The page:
Starbucks CEO says the company is considering a major change that will make some people uncomfortable. It points to a growing challenge

Starbucks has long said its mission is to be the number three for its customers. If your home is first and your work is second, Starbucks wants its stores to be the other place you go and spend time.

It seems to have worked. Drive past a Starbucks on any given day and it’s probably packed with people. Yes, most of them probably drink coffee, but that’s not the only reason they’re there. They meet friends, have a business meeting, write a thesis or work on a project. They hang out.

And Starbucks has long wanted to be everyone’s third place, even if they don’t spend $5 on a latte. Following a high-profile 2018 incident involving the arrest of two black men who were waiting for a colleague, Starbucks publicly said that “any customer is welcome to use Starbucks spaces, including our restrooms, cafes and patios, whether or not they make a purchase.” .”

But now Starbucks CEO Howard Schultz says the company is rethinking its stance because of what he believes is a growing mental health problem. “We need to harden our stores and keep our people safe,” Schultz told Andrew Ross Sorkin in an interview at The New York Times DealBook DC policy forum. “I don’t know if we can keep our bathrooms open.”

For Starbucks, the change would be a pretty significant shift in corporate culture, something Ross Sorkin noted during the interview. If your mission is to become everyone’s third place, hardening your stores is probably the last thing you want to do.

I really don’t think the people who work at Starbucks want to be in a position where they have to control who uses the bathroom, or who sits at a table without ordering a drink. That’s what put the company in a bad position to begin with.

I also don’t think Starbucks management really wants to spend time thinking about how to handle situations where employees have to ask people to leave. If you’ve come this far, you’ve already lost.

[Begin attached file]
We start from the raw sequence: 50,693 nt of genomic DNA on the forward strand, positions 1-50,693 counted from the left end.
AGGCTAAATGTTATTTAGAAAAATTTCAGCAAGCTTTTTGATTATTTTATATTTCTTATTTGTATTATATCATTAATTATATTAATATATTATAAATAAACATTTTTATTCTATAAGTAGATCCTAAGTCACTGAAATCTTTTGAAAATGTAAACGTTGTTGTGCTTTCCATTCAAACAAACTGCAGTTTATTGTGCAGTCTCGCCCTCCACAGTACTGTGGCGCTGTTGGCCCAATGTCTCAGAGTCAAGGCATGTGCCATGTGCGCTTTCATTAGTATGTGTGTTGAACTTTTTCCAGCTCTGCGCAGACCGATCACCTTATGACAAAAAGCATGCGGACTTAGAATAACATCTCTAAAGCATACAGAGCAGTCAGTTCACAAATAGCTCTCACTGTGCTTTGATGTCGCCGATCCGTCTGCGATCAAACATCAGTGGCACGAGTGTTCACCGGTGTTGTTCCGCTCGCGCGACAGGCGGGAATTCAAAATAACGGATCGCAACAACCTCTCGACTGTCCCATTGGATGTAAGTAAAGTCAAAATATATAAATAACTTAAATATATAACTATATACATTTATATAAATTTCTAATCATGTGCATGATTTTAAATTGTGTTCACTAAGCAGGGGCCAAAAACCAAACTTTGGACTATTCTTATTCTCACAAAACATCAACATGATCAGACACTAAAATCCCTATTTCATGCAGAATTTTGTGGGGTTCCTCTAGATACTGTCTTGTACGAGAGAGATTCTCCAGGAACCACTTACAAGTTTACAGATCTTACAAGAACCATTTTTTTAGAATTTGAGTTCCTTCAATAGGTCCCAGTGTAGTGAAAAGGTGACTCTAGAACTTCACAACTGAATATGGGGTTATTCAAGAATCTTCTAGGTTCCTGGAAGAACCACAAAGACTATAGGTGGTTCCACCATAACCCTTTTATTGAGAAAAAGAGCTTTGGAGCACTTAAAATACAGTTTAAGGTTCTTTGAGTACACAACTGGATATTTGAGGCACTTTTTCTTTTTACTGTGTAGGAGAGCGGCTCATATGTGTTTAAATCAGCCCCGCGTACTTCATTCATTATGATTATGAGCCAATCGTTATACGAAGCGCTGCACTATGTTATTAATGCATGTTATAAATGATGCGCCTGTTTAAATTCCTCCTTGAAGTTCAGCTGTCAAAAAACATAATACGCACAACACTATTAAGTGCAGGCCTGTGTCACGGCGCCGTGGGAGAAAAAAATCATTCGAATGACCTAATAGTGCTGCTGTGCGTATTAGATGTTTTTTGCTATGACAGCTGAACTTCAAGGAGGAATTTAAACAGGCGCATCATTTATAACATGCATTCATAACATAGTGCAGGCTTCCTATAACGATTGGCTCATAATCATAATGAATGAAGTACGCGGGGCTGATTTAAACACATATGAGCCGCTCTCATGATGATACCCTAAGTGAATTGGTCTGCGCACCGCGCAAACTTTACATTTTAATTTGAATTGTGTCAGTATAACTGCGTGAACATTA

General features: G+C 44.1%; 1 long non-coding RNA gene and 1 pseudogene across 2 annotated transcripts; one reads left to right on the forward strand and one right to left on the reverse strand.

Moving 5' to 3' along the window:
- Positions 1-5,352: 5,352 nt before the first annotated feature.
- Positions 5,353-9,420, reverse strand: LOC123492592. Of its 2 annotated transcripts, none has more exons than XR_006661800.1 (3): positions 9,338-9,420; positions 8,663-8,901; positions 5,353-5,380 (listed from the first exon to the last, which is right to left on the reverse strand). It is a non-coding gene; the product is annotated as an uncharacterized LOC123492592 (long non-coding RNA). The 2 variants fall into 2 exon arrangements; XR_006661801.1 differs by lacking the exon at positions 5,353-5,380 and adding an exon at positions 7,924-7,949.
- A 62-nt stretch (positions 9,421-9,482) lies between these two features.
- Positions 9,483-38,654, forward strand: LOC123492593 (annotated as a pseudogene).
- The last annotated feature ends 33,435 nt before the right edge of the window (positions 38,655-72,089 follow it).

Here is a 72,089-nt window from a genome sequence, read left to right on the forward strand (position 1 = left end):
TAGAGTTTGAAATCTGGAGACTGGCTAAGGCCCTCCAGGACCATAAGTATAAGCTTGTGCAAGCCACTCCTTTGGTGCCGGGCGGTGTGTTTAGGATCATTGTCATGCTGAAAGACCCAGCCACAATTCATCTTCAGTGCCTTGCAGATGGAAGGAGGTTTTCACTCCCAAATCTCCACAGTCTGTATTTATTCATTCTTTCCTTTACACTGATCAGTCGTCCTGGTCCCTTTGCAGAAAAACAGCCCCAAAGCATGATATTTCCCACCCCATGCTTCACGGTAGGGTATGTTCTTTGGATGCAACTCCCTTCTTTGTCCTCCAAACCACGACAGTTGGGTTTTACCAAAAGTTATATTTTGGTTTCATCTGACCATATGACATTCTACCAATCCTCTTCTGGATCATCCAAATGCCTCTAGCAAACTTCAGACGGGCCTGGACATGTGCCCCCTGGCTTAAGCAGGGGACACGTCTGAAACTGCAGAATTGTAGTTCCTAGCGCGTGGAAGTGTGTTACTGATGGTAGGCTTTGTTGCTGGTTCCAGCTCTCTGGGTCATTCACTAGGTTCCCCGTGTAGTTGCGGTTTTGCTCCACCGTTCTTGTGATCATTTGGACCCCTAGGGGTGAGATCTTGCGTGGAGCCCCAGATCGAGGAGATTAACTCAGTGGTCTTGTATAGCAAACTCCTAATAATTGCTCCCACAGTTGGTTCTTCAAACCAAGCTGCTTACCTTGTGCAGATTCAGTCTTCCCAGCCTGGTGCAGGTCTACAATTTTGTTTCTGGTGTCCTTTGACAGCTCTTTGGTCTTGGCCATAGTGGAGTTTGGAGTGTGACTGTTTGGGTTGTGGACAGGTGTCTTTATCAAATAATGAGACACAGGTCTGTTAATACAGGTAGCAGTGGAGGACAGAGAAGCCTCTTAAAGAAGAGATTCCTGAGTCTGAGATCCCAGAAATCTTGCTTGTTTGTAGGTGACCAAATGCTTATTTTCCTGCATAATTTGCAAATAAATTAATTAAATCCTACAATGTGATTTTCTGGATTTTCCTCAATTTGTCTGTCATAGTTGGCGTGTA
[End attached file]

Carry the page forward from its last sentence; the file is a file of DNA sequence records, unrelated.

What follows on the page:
At the same time, if you happen to need to use a bathroom and there is a Starbucks nearby, it will probably be inconvenient to find a sign that says to buy something first. It kind of goes against the way we think about Starbucks. It is certainly not the welcome feeling you would expect from your ‘third place’.

The problem is, if you create a place that’s open to everyone, some of those people will take all the baggage they’re carrying with them. And if your bathrooms are accessible to everyone, how will that affect the experience you offer your customers?

Who are your customers anyway? Is it just people spending money in your stores? At some point you have to make tough decisions.

The company’s 2018 position seems to indicate that Starbucks views everyone as their customer. At the time, however, Schultz (who had previously stepped down as CEO) said he wasn’t trying to turn Starbucks stores into public restrooms, but that having open policies would reduce the likelihood of future situations where employees will ask people to leave, especially when bias could play a role.

It’s a real challenge for any business: how to create a welcoming environment for people, while balancing that with the need to keep them safe. Ironically, it’s a challenge that companies have been trying to figure out over the past two years, albeit in the context of COVID-19. However, some of those same lessons apply here.

For example, every company should base its policy on what is most important. During COVID-19 that was health and safety. That meant wearing masks and social distancing, both of which are obviously inconvenient but necessary to stop the spread of a highly contagious virus.

That policy means you have to serve fewer people, both because you want to limit the number of people in your store, but also because some people just go elsewhere. At the same time, taking care of your people should come first, even more than serving more customers. You owe it to them to protect their safety, even if that means you can’t be everything to everyone.

It turns out that the things that are good for your people often benefit your customers. If limiting the number of people who enter your store allows you to better serve your customers, then that’s good for your customers.

The opinions expressed here by Inc.com columnists are their own, not Inc.com’s.

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